The Generation Gap over Interracial Marriage

The Generation Gap over Interracial Marriage

Once seen as an unforgivable taboo only a generation or two ago, interracial marriages in the United States continue to become more commonplace according to a new study by the Pew Research Center. New marriages between couples of differing race or ethnicity increased to over 15% in 2010, bringing the total number of interracial marriages to 4.8 million.

And while 43% of Americans believe interracial marriages are a good thing, the nation’s oldest generation remains skeptical, with only 29% of seniors approving of interracial marriage.

Leandro Fefer, a 20-year-old college student from Seattle, is in his own interracial relationship. “It’s hella interracial,” he said. “I’m a Jewish-white-Latino, and she’s black and Filipino.” Fefer, the product of his parents’ own interracial relationship, is not surprised by the fact that older generations still look at interracial marriages as a negative. “That doesn’t surprise me,” Fefer told American News Report. “People grew up in a very different society with different social views. A lot of those views are much more conservative.”

19-year-old Justin Dennis has experienced the backlash from his girlfriend’s family. “I’m Caucasian, and she’s El Salvadorian and Argentinean,” Dennis said. “She’s told me that they’re disappointed in her in that she’s not dating someone that speaks Spanish, as if she’s betraying her culture.” Dennis’s own family has reservations as well. “My grandparents are iffy about it,” he said. “You can tell by the tone in their voice that they’re not really okay with it, but they don’t want to say anything. When people are raised with a certain set of values, it tends to stick. The older generation is always a step behind, morally.”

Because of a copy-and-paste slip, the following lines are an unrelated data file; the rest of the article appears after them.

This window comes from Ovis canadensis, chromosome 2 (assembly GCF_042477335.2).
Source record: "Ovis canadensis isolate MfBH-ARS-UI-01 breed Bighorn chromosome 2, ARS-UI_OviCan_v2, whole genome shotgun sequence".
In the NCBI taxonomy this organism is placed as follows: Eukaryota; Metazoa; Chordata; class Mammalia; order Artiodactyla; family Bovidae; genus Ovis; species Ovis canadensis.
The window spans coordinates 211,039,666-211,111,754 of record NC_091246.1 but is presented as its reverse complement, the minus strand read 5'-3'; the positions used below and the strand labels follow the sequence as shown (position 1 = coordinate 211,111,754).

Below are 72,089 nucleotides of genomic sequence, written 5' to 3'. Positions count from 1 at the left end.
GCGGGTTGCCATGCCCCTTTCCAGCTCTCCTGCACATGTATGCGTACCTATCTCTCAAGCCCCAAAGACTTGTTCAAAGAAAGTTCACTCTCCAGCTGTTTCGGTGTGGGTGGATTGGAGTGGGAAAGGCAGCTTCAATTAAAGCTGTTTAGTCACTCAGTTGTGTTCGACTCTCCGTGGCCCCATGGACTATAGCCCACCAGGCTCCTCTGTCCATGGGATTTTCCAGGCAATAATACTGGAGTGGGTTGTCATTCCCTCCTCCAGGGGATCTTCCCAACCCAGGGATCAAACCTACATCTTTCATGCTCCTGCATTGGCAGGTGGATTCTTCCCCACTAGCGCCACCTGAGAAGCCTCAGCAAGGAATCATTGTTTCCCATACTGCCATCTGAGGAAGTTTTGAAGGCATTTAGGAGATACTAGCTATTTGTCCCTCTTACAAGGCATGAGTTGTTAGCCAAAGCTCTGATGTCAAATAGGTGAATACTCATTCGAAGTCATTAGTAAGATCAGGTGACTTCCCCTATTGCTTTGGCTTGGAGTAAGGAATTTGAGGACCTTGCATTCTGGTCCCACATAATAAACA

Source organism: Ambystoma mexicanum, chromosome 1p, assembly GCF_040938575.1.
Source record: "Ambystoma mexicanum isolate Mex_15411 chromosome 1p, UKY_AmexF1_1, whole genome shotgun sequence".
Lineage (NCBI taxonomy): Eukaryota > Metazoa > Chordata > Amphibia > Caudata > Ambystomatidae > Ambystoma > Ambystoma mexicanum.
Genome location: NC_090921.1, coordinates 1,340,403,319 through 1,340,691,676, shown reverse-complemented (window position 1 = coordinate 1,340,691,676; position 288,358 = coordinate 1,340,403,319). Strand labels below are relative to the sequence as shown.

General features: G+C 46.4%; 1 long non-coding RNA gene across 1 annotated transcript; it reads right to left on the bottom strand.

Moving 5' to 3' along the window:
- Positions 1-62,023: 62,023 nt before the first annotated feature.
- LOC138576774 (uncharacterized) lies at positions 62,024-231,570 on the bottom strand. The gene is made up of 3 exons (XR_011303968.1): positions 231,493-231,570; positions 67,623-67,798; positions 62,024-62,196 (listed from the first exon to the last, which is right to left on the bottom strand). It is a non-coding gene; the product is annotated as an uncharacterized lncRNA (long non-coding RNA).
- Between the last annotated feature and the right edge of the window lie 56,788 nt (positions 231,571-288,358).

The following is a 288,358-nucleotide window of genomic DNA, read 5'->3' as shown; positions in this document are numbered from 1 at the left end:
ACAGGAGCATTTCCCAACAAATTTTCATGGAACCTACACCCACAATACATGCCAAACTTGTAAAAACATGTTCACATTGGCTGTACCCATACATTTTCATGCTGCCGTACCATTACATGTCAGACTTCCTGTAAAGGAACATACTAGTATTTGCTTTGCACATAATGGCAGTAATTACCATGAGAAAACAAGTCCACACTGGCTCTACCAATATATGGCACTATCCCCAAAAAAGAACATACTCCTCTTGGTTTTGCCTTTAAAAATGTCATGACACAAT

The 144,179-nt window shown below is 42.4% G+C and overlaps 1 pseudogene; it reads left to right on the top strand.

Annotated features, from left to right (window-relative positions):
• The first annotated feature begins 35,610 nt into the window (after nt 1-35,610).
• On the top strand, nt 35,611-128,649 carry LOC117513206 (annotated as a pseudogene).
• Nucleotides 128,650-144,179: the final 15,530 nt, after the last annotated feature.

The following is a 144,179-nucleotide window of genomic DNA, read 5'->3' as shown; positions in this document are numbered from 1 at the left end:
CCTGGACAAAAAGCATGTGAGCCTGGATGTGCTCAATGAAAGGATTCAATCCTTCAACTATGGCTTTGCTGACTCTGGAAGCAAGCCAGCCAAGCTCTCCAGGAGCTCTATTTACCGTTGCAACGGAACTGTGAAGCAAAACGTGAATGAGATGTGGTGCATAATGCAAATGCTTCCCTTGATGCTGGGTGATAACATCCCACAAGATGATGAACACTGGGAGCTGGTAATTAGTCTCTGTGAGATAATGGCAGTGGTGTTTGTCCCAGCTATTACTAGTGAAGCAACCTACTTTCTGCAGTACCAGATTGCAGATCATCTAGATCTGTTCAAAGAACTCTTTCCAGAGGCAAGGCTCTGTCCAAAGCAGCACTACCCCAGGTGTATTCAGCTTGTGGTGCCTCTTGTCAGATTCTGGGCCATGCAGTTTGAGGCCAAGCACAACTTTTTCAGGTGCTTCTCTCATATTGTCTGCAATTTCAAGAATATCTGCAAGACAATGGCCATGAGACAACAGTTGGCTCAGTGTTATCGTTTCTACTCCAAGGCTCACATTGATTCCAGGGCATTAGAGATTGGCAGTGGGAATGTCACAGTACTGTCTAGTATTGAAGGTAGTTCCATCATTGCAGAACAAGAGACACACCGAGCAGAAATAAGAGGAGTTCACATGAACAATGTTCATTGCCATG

Fefer can relate, in terms of grandparents being less accepting. “I don’t think my grandparents on my mother’s side would be very happy if they knew I was dating a black girl,” Fefer said. “They have no idea. They’re in Venezuela.”

As far as the breakdown of intermarriage by race, Asians and Hispanics each top the 25% mark, with blacks exceeding 17% and whites over 9 percent. The result is an American population that is becoming more mixed, with 9 million people identifying temselves as multiracial.

With interracial marriages increasing yearly, those that disapprove will continue to make up a smaller and smaller part of American society. And should Fefer ever be faced with introducing his girlfriend to his grandparents, he plans to keep thing simple. “I’ll just say, ‘This is my girlfriend. I met her at college.’”

Authored by: Matthew Grant Anson